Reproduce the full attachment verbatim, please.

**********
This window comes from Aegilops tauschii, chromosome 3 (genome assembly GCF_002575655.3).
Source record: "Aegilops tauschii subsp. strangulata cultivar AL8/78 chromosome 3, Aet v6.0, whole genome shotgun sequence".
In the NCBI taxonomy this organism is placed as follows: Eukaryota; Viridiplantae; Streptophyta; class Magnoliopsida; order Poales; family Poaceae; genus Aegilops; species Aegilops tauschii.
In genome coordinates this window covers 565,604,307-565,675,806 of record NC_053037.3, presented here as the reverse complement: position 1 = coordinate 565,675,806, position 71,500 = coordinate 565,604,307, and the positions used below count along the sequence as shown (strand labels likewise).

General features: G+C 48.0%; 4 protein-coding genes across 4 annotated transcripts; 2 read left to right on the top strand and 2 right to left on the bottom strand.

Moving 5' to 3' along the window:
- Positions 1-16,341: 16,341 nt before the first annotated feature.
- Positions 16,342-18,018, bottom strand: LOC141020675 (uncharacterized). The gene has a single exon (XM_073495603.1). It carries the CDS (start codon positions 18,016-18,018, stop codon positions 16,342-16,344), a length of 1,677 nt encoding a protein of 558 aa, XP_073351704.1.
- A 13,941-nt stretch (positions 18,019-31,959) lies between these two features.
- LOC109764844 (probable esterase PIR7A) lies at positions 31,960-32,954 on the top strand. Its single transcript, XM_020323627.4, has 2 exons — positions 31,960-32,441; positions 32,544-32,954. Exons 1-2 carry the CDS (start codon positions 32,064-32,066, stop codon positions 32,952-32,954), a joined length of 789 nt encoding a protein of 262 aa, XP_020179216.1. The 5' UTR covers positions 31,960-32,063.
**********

This window comes from Aegilops tauschii, chromosome 3 (genome assembly GCF_002575655.3).
Source record: "Aegilops tauschii subsp. strangulata cultivar AL8/78 chromosome 3, Aet v6.0, whole genome shotgun sequence".
In the NCBI taxonomy this organism is placed as follows: Eukaryota; Viridiplantae; Streptophyta; class Magnoliopsida; order Poales; family Poaceae; genus Aegilops; species Aegilops tauschii.
In genome coordinates this window covers 565,604,307-565,675,806 of record NC_053037.3, presented here as the reverse complement: position 1 = coordinate 565,675,806, position 71,500 = coordinate 565,604,307, and the positions used below count along the sequence as shown (strand labels likewise).

General features: G+C 48.0%; 4 protein-coding genes across 4 annotated transcripts; 2 read left to right on the top strand and 2 right to left on the bottom strand.

Moving 5' to 3' along the window:
- Positions 1-16,341: 16,341 nt before the first annotated feature.
- Positions 16,342-18,018, bottom strand: LOC141020675 (uncharacterized). The gene has a single exon (XM_073495603.1). It carries the CDS (start codon positions 18,016-18,018, stop codon positions 16,342-16,344), a length of 1,677 nt encoding a protein of 558 aa, XP_073351704.1.
- A 13,941-nt stretch (positions 18,019-31,959) lies between these two features.
- LOC109764844 (probable esterase PIR7A) lies at positions 31,960-32,954 on the top strand. Its single transcript, XM_020323627.4, has 2 exons — positions 31,960-32,441; positions 32,544-32,954. Exons 1-2 carry the CDS (start codon positions 32,064-32,066, stop codon positions 32,952-32,954), a joined length of 789 nt encoding a protein of 262 aa, XP_020179216.1. The 5' UTR covers positions 31,960-32,063.